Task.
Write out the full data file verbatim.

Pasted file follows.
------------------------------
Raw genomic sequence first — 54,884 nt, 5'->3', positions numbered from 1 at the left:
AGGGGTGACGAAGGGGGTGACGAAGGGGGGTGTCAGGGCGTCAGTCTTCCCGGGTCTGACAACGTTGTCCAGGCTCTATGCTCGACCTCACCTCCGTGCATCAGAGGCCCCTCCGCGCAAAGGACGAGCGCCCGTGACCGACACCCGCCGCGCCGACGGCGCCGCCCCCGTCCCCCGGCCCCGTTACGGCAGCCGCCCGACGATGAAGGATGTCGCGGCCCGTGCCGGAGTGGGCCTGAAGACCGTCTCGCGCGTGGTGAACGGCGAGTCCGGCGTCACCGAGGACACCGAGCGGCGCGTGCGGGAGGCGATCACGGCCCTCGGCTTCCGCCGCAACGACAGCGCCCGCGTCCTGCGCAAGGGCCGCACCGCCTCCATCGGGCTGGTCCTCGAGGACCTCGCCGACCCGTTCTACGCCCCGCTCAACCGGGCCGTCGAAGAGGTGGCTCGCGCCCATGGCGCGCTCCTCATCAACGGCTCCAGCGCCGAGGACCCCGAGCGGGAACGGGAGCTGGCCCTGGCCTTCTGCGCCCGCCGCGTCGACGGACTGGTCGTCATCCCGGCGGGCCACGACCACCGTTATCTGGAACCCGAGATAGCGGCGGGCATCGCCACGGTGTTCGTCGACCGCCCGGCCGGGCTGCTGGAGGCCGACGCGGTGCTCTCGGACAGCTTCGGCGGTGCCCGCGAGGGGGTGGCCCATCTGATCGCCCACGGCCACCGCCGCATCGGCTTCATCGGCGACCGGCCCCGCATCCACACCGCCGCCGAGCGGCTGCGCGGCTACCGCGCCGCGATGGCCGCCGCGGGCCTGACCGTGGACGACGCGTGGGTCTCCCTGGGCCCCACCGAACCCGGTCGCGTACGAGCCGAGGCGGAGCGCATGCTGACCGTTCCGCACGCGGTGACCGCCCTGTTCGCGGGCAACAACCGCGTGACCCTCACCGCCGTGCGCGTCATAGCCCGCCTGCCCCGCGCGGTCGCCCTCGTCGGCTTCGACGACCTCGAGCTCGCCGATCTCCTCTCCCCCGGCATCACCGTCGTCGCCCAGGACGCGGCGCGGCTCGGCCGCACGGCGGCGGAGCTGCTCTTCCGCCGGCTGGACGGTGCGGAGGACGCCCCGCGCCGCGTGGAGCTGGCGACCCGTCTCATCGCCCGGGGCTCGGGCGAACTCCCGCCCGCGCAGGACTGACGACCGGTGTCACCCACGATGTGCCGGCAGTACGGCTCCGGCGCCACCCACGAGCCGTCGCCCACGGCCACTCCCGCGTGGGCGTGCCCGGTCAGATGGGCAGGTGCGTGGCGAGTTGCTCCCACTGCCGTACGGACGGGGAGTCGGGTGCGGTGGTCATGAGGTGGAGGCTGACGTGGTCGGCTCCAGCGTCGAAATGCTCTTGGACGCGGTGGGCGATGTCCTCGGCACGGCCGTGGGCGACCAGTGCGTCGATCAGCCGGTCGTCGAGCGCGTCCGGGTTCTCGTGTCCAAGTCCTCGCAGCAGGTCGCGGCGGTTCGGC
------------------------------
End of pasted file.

Raw genomic sequence first — 54,884 nt, 5'->3', positions numbered from 1 at the left:
AGGGGTGACGAAGGGGGTGACGAAGGGGGGTGTCAGGGCGTCAGTCTTCCCGGGTCTGACAACGTTGTCCAGGCTCTATGCTCGACCTCACCTCCGTGCATCAGAGGCCCCTCCGCGCAAAGGACGAGCGCCCGTGACCGACACCCGCCGCGCCGACGGCGCCGCCCCCGTCCCCCGGCCCCGTTACGGCAGCCGCCCGACGATGAAGGATGTCGCGGCCCGTGCCGGAGTGGGCCTGAAGACCGTCTCGCGCGTGGTGAACGGCGAGTCCGGCGTCACCGAGGACACCGAGCGGCGCGTGCGGGAGGCGATCACGGCCCTCGGCTTCCGCCGCAACGACAGCGCCCGCGTCCTGCGCAAGGGCCGCACCGCCTCCATCGGGCTGGTCCTCGAGGACCTCGCCGACCCGTTCTACGCCCCGCTCAACCGGGCCGTCGAAGAGGTGGCTCGCGCCCATGGCGCGCTCCTCATCAACGGCTCCAGCGCCGAGGACCCCGAGCGGGAACGGGAGCTGGCCCTGGCCTTCTGCGCCCGCCGCGTCGACGGACTGGTCGTCATCCCGGCGGGCCACGACCACCGTTATCTGGAACCCGAGATAGCGGCGGGCATCGCCACGGTGTTCGTCGACCGCCCGGCCGGGCTGCTGGAGGCCGACGCGGTGCTCTCGGACAGCTTCGGCGGTGCCCGCGAGGGGGTGGCCCATCTGATCGCCCACGGCCACCGCCGCATCGGCTTCATCGGCGACCGGCCCCGCATCCACACCGCCGCCGAGCGGCTGCGCGGCTACCGCGCCGCGATGGCCGCCGCGGGCCTGACCGTGGACGACGCGTGGGTCTCCCTGGGCCCCACCGAACCCGGTCGCGTACGAGCCGAGGCGGAGCGCATGCTGACCGTTCCGCACGCGGTGACCGCCCTGTTCGCGGGCAACAACCGCGTGACCCTCACCGCCGTGCGCGTCATAGCCCGCCTGCCCCGCGCGGTCGCCCTCGTCGGCTTCGACGACCTCGAGCTCGCCGATCTCCTCTCCCCCGGCATCACCGTCGTCGCCCAGGACGCGGCGCGGCTCGGCCGCACGGCGGCGGAGCTGCTCTTCCGCCGGCTGGACGGTGCGGAGGACGCCCCGCGCCGCGTGGAGCTGGCGACCCGTCTCATCGCCCGGGGCTCGGGCGAACTCCCGCCCGCGCAGGACTGACGACCGGTGTCACCCACGATGTGCCGGCAGTACGGCTCCGGCGCCACCCACGAGCCGTCGCCCACGGCCACTCCCGCGTGGGCGTGCCCGGTCAGATGGGCAGGTGCGTGGCGAGTTGCTCCCACTGCCGTACGGACGGGGAGTCGGGTGCGGTGGTCATGAGGTGGAGGCTGACGTGGTCGGCTCCAGCGTCGAAATGCTCTTGGACGCGGTGGGCGATGTCCTCGGCACGGCCGTGGGCGACCAGTGCGTCGATCAGCCGGTCGTCGAGCGCGTCCGGGTTCTCGTGTCCAAGTCCTCGCAGCAGGTCGCGGCGGTTCGGC